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A Walk Through WFIL/WNTP

If you want to learn the history of a couple of great Philadelphia AM radio stations, seek no further than Fred Moore, now the chief engineer of AM stations WFIL and WNTP

If you want to learn the history of a couple of great Philadelphia AM radio stations, seek no further than Fred Moore, now the chief engineer of AM stations WFIL and WNTP, which was once WIBG – “Wibbage.” The stations, once fierce competitors, now air from the same studio facility and are owned by the same company, Salem.

Moore, who retires this year, was an engineer at “Famous 56 WFIL” from 1966 to ’72. During what is considered by many to be the “glory days” of top 40, the little 5 kW David, operating at 560 kHz and owned by Triangle Publications, which ran the Philadelphia Inquirer and TV Guide, dethroned Buckley Broadcasting’s 50 kW Goliath WIBG, on 990. The latter had been the dominant Delaware Valley music station in the late 1950s and ’60s.
WFIL-WNTP Gear ListAir Studios

Audioarts R-60 consoles ENCO DADpro32 automation Audiometrics CD-10-E and Denon DN-951 CD players Sennheiser MD-421 mics Symetrix 610 delay Sony MDS-E11 MiniDisc decks Marantz PMD-510 cassette Otari MX-50 reel-to-reel Tascam DA30 MkII DAT Telos Zephyr Layer III ISDN codecs Minnetonka Software Fast Edit v4.1 editing software

Production Room

Audioarts MR-40 console Audiometrics CD-10-E CD players Sennheiser MD-421 mic Marantz PMD-510 cassette Otari MX-50 reel-to-reel ITC 3D & Series 1 cart machines Panasonic consumer VCR Tascam DA-88 ADAT HHB CD-R 850 CD burner Editing Software: Sonic Foundry Sound Forge 6.0 (2 track) Sonic Foundry Vegas 4.0 (multi track) Adobe Audition 1.0

Air chain

Burk ARC 16 remote controls Sage Endec EAS Orban Optimod 9100B (WFIL) Orban Optimod 9100A processor (WNTP)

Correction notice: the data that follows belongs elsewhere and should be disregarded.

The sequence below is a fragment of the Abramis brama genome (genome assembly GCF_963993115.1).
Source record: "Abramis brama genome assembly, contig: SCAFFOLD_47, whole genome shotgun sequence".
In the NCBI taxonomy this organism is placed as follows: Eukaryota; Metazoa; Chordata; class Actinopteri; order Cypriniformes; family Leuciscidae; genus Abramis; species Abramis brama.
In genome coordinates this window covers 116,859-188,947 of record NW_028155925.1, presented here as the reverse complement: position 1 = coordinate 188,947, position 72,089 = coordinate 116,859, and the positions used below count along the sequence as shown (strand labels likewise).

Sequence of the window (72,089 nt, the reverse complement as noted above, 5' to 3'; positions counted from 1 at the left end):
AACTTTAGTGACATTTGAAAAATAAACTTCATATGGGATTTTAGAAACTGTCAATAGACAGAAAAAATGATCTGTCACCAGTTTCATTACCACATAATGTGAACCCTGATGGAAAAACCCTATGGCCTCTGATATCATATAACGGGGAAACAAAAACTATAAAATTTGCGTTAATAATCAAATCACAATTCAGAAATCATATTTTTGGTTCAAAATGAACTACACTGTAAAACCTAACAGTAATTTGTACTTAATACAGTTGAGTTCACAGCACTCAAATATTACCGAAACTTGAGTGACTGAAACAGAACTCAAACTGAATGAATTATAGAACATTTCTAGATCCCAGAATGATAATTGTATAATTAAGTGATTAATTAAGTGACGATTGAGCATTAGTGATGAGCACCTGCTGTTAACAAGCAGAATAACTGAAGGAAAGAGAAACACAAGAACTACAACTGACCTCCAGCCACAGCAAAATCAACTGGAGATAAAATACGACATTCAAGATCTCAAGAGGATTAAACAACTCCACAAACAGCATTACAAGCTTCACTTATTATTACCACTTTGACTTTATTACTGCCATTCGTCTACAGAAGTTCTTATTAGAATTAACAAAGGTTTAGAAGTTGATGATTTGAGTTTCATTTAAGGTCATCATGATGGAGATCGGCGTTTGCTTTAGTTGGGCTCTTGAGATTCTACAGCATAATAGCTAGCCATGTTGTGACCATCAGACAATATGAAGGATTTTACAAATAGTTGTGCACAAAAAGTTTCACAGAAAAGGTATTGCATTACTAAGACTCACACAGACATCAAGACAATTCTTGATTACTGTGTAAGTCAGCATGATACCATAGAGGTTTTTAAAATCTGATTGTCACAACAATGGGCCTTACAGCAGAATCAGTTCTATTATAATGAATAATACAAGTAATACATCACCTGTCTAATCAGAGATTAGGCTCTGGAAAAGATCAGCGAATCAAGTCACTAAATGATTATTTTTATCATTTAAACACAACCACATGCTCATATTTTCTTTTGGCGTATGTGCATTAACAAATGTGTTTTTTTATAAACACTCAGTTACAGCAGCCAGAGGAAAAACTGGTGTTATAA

Harris DX-19 transmitter Nautel Amphet 10 aux Carl T. Jones Co. custom phasor


Harris DX-50 transmitter Harris MW-50, Nautel Amphet 5 (aux) Phasor: Vector Technology Carl T. Jones Co.

Kintronic DL-50 dummy load Magnum towers
After engineering stints in the Big Apple at WPAT(AM-FM) and WNEW(AM-FM), Moore returned to the City of Brotherly Love in 1993 to wear the hat of chief engineer at WBEB(AM), the former WFIL. Salem purchased the station in November of 1993 from Jerry Lee, owner of perennial market leader WBEB(FM).

Lee had tried several formats on the AM in the ’80s including a run at an oldies format and was airing beautiful music instrumentals with the ID of WBEB(AM). When Salem took over, the station changed to religious WPHY. Eventually, General Manager Russ Whitnah was able to reclaim the WFIL calls when they became available.

Less than a year later, Salem acquired the former WIBG. It had been re-christened WZZD around 1978 in an attempt to revive the station’s sagging ratings. “Wizard 100” played a disco format. The dancing stopped in 1980 when owner, Unicom, began airing a Christian format.

Thus WZZD already had a religious format when Salem took over, creating a one-two punch on two of the better AM signals in the region.

Around that same time, in 1993, the suburban township of Whitemarsh, Pa., in which both stations were located, expressed a desire for the land where WFIL sat, to use as a recreational area. Lafayette Hill had become residential, and a school had been built to the west of the towers.

Faced with stations in two locations; aging studios, transmitters and towers; and legal pressure to vacate the smaller site, Salem laid plans for a multi-million dollar project that would combine and upgrade the facilities at the WZZD site on Ridge Pike a mile away.

Today, the land where the three WFIL towers once stood is occupied by softball fields. The building remains, unused; if you peer through the glass of the front door, you can still see an equipment rack in the darkness toward the back.

Salem recently changed the call letters of WZZD to WNTP, part of a format tweak to news/talk. CEO Edward G. Atsinger III called this move a “significant growth opportunity” for Salem, “part of our long-term plan of developing our three formats.”

The company quoted Philadelphia GM Russ Whitnah as saying, “Historically, WFIL(AM) and WNTP(AM) offered listeners similar programming in the Christian teaching and talk format. Our listeners now will enjoy the best of both worlds: Christian teaching and talk; and news/talk.”

After the major buildout in 1995-97, Salem operates the two stations from the WNTP complex on picturesque land adjacent to a country club. The single-lane driveway is easy to miss. If not for the six towers in the side yard, the building could be mistaken for a large home set back from the road by 50 yards. The layout, a mixture of contemporary and art deco architecture, is deeper than it is wide.